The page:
Internet outstrips TV but total ad spend plummets 17%
LONDON - Internet ad spend has overtaken TV for the first time but total UK spend fell by £1.5bn in the first half of 2009, compared with the same period last year, according to figures released by the IAB today.
Based on figures from the Advertising Association and WARC, a report from the IAB and PricewaterhouseCoopers shows that internet advertising was the only sector to grow in the first half, taking a total of £1.75bn.
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The 4.6% growth in all forms of online advertising -- paid-for search, display and classifieds -- came within an overall market that fell 16.6% to £7.5bn.
Guy Phillipson, chief executive of the IAB, said: "Internet advertising has beaten all expectations to achieve growth in the most challenging market conditions."
TV revenues fell 16.1%, according to the figures, meaning it has lost its status as the medium with the biggest market share to the one that had the smallest share only six years ago.
Online now has a 23.5% market share compared to TV's 21.9%.
Phillipson said that online had overtaken TV around six months earlier than expected because of the recession, which has accentuated marketers' search for certainty.
"The internet is the medium they are least likely to walk away from," he said.
He predicted that marketers' increasing exposure to the measurability of the internet would lead them to require greater measurability of other media. "The whole research industry will be working hard on that, to solve that conundrum, over the next few years."
Eva Berg-Winters, online advertising expert at PricewaterhouseCoopers, said: "Perhaps surprisingly, a slowing economy has accelerated the migration to digital technology and hence the continuing shift from more traditional forms of advertising to online.
"The only certainty is that this transgression demands fundamental structural change of business models across all industries."
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Other media suffered greater revenue reverses than TV, notably print sectors. Press classified was worst off, down 37.3%, followed by directories, down 25%; outdoor, down 22%; and press display, down 20.4%.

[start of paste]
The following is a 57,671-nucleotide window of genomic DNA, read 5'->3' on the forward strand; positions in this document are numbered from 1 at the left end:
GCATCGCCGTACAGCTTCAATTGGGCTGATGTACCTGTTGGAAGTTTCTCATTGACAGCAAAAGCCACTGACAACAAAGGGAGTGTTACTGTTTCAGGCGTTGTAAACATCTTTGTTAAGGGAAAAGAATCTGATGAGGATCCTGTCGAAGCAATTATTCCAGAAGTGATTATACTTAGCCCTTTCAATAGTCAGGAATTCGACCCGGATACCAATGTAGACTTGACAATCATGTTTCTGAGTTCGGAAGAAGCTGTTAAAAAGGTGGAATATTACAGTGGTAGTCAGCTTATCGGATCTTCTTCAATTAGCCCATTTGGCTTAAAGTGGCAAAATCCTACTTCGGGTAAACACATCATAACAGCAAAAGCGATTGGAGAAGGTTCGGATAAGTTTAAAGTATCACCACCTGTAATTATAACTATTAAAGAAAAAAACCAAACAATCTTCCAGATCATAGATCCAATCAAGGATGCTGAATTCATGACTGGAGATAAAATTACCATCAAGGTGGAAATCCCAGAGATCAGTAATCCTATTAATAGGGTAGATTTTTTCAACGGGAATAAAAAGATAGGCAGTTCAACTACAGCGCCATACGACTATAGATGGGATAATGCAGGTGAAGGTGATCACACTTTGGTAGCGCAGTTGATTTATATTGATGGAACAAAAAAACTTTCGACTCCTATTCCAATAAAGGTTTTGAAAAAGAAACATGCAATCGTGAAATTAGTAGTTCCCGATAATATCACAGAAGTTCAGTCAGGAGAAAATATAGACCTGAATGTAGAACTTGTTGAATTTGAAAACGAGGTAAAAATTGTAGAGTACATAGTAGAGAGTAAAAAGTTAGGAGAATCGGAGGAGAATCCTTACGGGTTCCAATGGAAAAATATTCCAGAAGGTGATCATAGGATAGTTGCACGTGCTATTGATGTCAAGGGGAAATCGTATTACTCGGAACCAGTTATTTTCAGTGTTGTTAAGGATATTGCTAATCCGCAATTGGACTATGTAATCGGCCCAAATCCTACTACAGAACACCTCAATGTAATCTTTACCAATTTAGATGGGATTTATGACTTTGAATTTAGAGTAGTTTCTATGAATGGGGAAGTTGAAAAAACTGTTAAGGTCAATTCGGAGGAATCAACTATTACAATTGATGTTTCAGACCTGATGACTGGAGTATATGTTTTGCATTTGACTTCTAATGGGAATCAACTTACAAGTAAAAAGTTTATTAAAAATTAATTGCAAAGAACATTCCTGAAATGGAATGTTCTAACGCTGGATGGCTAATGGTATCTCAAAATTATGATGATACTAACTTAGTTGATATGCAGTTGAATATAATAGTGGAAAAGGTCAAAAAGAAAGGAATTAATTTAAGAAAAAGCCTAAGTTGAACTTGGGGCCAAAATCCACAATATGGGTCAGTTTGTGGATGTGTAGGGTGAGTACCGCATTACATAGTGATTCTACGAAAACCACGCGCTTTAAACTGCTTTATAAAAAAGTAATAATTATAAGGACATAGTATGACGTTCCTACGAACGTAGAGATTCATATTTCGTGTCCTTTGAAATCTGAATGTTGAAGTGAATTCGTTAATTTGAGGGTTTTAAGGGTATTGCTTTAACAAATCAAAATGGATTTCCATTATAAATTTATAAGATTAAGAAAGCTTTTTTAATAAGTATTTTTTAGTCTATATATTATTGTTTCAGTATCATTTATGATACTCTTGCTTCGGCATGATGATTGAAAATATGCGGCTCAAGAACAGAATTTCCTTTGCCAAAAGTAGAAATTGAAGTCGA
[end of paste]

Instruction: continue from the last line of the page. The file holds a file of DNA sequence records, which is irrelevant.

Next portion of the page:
However, press display is still the third largest sector with a market share of 18.5% and press classified has a market share of 11%.
If they were combined, as the online display and classified sectors are, they would have the biggest share of overall spend.
TV ad marketing body Thinkbox, issued a critical response to today's figures.
Lindsey Clay, marketing director at Thinkbox, said it was "interesting but meaningless to sweep all the money spent on every aspect of online marketing into one big figure and celebrate it".
Clay said: "Online marketing spend is made up of many things including email, classified ads, display ads (including online TV advertising), and, overwhelmingly, search marketing.
"They should be judged individually."
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Clay added that TV was the most effective ad medium "p
ound for pound" and that it was even more effective when put together with online.
Clay said: "They are the perfect marketing marriage. To set them up in competition is a mistake and misses their complementary relationship."
Print first, Internet second and TV third? Although print is currently the highest form of advertising, will this change in the future? will people get bored of print, or get bored of the internet and crave to read something on paper rather than pixels? Or will we crave for technology to expand more and demand everything on our mobile and then that will be the highest form of advertising? Will television soon be obsolete? Perhaps not, but adverts are a debatable idea. Yes, we like them, as it gives us a break from our program to make a cup of tea and go to the toilet, but we also hate them when it gets to a really good bit in a film, and it ruins the atmosphere. People are downloading films, buying dvds and trying to completely outrule advertising altogether. The other day I had put a dvd in and a malteasers advert came up before the trailers. Is it just me or is advertising really trying to put itself everywhere without thinking about how annoying it could be?